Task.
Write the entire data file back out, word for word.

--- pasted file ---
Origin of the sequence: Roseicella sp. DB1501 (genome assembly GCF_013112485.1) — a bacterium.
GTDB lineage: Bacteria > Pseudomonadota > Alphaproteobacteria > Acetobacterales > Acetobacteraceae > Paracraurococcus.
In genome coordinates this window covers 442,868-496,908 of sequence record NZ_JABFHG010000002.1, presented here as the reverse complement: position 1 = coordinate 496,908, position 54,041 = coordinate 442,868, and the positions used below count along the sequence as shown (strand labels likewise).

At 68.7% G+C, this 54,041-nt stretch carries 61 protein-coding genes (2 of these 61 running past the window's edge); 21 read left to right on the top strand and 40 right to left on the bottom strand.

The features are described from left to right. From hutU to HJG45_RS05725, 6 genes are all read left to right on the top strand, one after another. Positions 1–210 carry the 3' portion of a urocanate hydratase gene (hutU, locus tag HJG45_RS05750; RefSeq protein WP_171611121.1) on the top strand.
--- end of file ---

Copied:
Origin of the sequence: Roseicella sp. DB1501 (genome assembly GCF_013112485.1) — a bacterium.
GTDB lineage: Bacteria > Pseudomonadota > Alphaproteobacteria > Acetobacterales > Acetobacteraceae > Paracraurococcus.
In genome coordinates this window covers 442,868-496,908 of sequence record NZ_JABFHG010000002.1, presented here as the reverse complement: position 1 = coordinate 496,908, position 54,041 = coordinate 442,868, and the positions used below count along the sequence as shown (strand labels likewise).

At 68.7% G+C, this 54,041-nt stretch carries 61 protein-coding genes (2 of these 61 running past the window's edge); 21 read left to right on the top strand and 40 right to left on the bottom strand.

The features are described from left to right. From hutU to HJG45_RS05725, 6 genes are all read left to right on the top strand, one after another. Positions 1–210 carry the 3' portion of a urocanate hydratase gene (hutU, locus tag HJG45_RS05750; RefSeq protein WP_171611121.1) on the top strand.